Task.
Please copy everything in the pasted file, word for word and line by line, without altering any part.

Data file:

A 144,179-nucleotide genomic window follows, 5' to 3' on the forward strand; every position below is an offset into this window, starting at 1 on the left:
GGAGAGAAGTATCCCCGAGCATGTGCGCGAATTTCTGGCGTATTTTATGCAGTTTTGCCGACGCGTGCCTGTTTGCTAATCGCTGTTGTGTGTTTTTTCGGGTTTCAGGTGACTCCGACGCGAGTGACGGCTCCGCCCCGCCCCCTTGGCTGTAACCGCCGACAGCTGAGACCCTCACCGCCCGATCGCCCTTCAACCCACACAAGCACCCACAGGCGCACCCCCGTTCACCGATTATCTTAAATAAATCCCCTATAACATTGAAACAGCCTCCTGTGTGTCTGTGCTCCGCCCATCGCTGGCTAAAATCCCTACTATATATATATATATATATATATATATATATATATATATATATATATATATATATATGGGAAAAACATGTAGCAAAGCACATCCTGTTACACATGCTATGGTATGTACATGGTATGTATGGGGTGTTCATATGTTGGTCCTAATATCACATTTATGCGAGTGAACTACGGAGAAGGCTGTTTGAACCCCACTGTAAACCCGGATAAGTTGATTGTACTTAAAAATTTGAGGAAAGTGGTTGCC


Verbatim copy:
A 144,179-nucleotide genomic window follows, 5' to 3' on the forward strand; every position below is an offset into this window, starting at 1 on the left:
GGAGAGAAGTATCCCCGAGCATGTGCGCGAATTTCTGGCGTATTTTATGCAGTTTTGCCGACGCGTGCCTGTTTGCTAATCGCTGTTGTGTGTTTTTTCGGGTTTCAGGTGACTCCGACGCGAGTGACGGCTCCGCCCCGCCCCCTTGGCTGTAACCGCCGACAGCTGAGACCCTCACCGCCCGATCGCCCTTCAACCCACACAAGCACCCACAGGCGCACCCCCGTTCACCGATTATCTTAAATAAATCCCCTATAACATTGAAACAGCCTCCTGTGTGTCTGTGCTCCGCCCATCGCTGGCTAAAATCCCTACTATATATATATATATATATATATATATATATATATATATATATATATATATATATATGGGAAAAACATGTAGCAAAGCACATCCTGTTACACATGCTATGGTATGTACATGGTATGTATGGGGTGTTCATATGTTGGTCCTAATATCACATTTATGCGAGTGAACTACGGAGAAGGCTGTTTGAACCCCACTGTAAACCCGGATAAGTTGATTGTACTTAAAAATTTGAGGAAAGTGGTTGCC